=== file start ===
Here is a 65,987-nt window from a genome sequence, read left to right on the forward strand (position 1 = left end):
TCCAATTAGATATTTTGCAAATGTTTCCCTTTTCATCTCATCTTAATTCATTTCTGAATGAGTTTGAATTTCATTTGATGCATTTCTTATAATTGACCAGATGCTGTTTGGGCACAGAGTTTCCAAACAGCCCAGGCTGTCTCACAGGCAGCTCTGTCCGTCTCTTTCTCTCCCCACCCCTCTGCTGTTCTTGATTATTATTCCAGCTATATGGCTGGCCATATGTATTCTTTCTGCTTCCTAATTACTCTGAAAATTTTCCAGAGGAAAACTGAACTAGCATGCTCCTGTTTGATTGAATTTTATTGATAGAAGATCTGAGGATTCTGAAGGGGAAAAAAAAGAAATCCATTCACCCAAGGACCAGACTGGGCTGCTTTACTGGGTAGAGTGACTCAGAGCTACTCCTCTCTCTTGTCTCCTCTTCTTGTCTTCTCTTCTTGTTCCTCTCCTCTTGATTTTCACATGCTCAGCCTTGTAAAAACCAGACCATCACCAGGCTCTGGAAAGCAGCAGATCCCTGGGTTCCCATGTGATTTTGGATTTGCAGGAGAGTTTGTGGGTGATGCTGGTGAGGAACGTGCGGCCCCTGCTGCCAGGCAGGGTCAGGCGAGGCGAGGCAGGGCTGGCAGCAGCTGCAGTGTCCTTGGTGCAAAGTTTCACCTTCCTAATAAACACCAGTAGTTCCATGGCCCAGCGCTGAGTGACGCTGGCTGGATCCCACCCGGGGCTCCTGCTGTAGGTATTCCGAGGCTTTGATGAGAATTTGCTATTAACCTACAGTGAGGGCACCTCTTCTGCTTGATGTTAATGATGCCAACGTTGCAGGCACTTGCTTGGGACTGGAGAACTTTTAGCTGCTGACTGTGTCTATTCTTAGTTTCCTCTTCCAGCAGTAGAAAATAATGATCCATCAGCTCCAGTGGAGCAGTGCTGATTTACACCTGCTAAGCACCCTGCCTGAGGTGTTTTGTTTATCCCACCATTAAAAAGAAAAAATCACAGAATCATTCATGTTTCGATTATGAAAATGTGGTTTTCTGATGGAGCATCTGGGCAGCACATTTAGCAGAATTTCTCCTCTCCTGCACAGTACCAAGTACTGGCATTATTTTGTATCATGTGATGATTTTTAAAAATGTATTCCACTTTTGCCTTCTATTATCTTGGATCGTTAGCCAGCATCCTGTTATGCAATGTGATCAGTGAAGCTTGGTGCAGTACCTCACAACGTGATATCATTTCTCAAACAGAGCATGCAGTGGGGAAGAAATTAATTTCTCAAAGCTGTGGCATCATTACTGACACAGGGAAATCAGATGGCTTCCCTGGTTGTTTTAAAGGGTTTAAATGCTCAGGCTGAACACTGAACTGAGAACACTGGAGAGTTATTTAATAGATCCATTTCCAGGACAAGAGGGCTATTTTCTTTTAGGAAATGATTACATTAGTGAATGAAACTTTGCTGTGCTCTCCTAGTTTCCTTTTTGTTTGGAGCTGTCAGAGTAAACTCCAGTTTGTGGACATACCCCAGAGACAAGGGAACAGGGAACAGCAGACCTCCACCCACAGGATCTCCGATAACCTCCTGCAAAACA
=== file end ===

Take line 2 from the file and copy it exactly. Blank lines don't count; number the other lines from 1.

TCCAATTAGATATTTTGCAAATGTTTCCCTTTTCATCTCATCTTAATTCATTTCTGAATGAGTTTGAATTTCATTTGATGCATTTCTTATAATTGACCAGATGCTGTTTGGGCACAGAGTTTCCAAACAGCCCAGGCTGTCTCACAGGCAGCTCTGTCCGTCTCTTTCTCTCCCCACCCCTCTGCTGTTCTTGATTATTATTCCAGCTATATGGCTGGCCATATGTATTCTTTCTGCTTCCTAATTACTCTGAAAATTTTCCAGAGGAAAACTGAACTAGCATGCTCCTGTTTGATTGAATTTTATTGATAGAAGATCTGAGGATTCTGAAGGGGAAAAAAAAGAAATCCATTCACCCAAGGACCAGACTGGGCTGCTTTACTGGGTAGAGTGACTCAGAGCTACTCCTCTCTCTTGTCTCCTCTTCTTGTCTTCTCTTCTTGTTCCTCTCCTCTTGATTTTCACATGCTCAGCCTTGTAAAAACCAGACCATCACCAGGCTCTGGAAAGCAGCAGATCCCTGGGTTCCCATGTGATTTTGGATTTGCAGGAGAGTTTGTGGGTGATGCTGGTGAGGAACGTGCGGCCCCTGCTGCCAGGCAGGGTCAGGCGAGGCGAGGCAGGGCTGGCAGCAGCTGCAGTGTCCTTGGTGCAAAGTTTCACCTTCCTAATAAACACCAGTAGTTCCATGGCCCAGCGCTGAGTGACGCTGGCTGGATCCCACCCGGGGCTCCTGCTGTAGGTATTCCGAGGCTTTGATGAGAATTTGCTATTAACCTACAGTGAGGGCACCTCTTCTGCTTGATGTTAATGATGCCAACGTTGCAGGCACTTGCTTGGGACTGGAGAACTTTTAGCTGCTGACTGTGTCTATTCTTAGTTTCCTCTTCCAGCAGTAGAAAATAATGATCCATCAGCTCCAGTGGAGCAGTGCTGATTTACACCTGCTAAGCACCCTGCCTGAGGTGTTTTGTTTATCCCACCATTAAAAAGAAAAAATCACAGAATCATTCATGTTTCGATTATGAAAATGTGGTTTTCTGATGGAGCATCTGGGCAGCACATTTAGCAGAATTTCTCCTCTCCTGCACAGTACCAAGTACTGGCATTATTTTGTATCATGTGATGATTTTTAAAAATGTATTCCACTTTTGCCTTCTATTATCTTGGATCGTTAGCCAGCATCCTGTTATGCAATGTGATCAGTGAAGCTTGGTGCAGTACCTCACAACGTGATATCATTTCTCAAACAGAGCATGCAGTGGGGAAGAAATTAATTTCTCAAAGCTGTGGCATCATTACTGACACAGGGAAATCAGATGGCTTCCCTGGTTGTTTTAAAGGGTTTAAATGCTCAGGCTGAACACTGAACTGAGAACACTGGAGAGTTATTTAATAGATCCATTTCCAGGACAAGAGGGCTATTTTCTTTTAGGAAATGATTACATTAGTGAATGAAACTTTGCTGTGCTCTCCTAGTTTCCTTTTTGTTTGGAGCTGTCAGAGTAAACTCCAGTTTGTGGACATACCCCAGAGACAAGGGAACAGGGAACAGCAGACCTCCACCCACAGGATCTCCGATAACCTCCTGCAAAACA